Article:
Thinking About Disability History

By Esther Gill. Accentuate Heritage Project Manager

This was originally written for the Heritage Open Days blog and reflects my experience that one of the best ways to ensure that heritage is inclusive, is to ensure that it encompasses the histories and experiences of all groups within our communities. 

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Children raising money for Guide Dogs for the Blind. Courtesy of West Sussex Records Office

For many disabled people, the everyday experiences of their historical peers are rarely reflected in the stories that are told through local museums, heritage sites and events such as Heritage Open Days. In the past, and still today, disabled and deaf people were often educated separately at special schools and sometimes worked and spent their leisure time outside the mainstream. Their stories are not illuminated in our histories and generally remain hidden. I think that Heritage Open Days offers an exciting opportunity to change this, exploring an area of history that is not well known, linking with new audiences, and creating new events.

I have become far more aware of this since taking on the coordination of a disability history project in West Sussex called Speaking Up for Disability. Researching the background to the project and talking with local disabled people, I have come to see that the rich, but sometimes parallel lives that many disabled people have lived in the past, with distinctive patterns, places and cultures, are too often not represented in our local history.

So, as a change to my usual focus on the process of developing access in Heritage Open Days programmes, I thought that I would use this blog to highlight a few interesting projects that I have come across. They interest me and may interest you, but also give food for thought as to how we might integrate more disability history into our Heritage Open Days events.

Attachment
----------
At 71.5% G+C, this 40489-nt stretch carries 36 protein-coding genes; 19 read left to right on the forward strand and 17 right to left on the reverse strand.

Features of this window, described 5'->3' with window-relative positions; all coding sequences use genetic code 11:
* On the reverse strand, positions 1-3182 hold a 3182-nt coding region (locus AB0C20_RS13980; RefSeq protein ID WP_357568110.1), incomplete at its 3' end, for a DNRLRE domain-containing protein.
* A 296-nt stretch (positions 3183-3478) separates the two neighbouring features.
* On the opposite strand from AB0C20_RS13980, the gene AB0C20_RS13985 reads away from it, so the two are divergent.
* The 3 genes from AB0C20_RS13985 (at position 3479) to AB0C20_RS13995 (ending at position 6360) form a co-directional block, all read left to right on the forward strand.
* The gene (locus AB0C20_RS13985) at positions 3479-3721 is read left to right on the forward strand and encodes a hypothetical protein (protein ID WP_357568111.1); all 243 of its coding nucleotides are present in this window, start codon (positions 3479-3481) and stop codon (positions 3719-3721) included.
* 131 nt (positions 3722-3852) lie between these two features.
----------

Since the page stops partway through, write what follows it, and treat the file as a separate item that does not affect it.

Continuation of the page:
I would love to know what you are already doing, and also what other projects or heritage sites I should be including in a list such as the one below.

The Mandeville Legacy: This project is exploring Stoke Mandeville’s legacy as the birthplace of the Paralympic Movement – obviously very timely in 2012! The website is really worth a look. It has brought together a lot of fascinating photos, including the first wheelchair competitive sports event in 1923. This project made me wonder what potential there is to explore disability sports in our regions.

Reclaiming the Past: This project explored the history of six Mencap societies in East Anglia, and their role in developing community care for people with learning difficulties. The project identified written materials and artefacts that were not publically available, and a huge enthusiasm from within the group to record their history. They created an actual exhibition, but I particularly like the fact that the website recreates this in virtual form so that you can look at the individual cabinets of exhibits.

Re-framing Disability: A significant project exploring the Royal College of Physicians collection of historic portraits of disabled people and the stories behind them. The project brought together 27 disabled people who had their own photographic portraits taken and reflected on the historical and current experiences of disabled people. There is an interesting film available online. The exhibition is currently on show at the University of Leicester, but will also be touring in 2012.

Our Statures Touch the Skies: A very readable blog by Tom Shakespeare, presenting short biographies of famous disabled people. It may be worth checking whether any of them have lived or worked in your area.

Disability History Month: Following on the path created by Black History Month, the UK now has its own Disability History Month, which ran from 22nd November to 22nd December 2011. There may well be potential for events that ran as part of this month to be replicated for Heritage Open Days, perhaps reaching a different audience.

And coming later in 2012, English Heritage will be publishing its web resources and research into historic buildings that have played a key part in the story of disability, called Disability in Time and Space. These will include institutions from the medieval period to the 19th century asylums, the impact of inclusive design and buildings that relate to the disability rights movement or key disabled figures.

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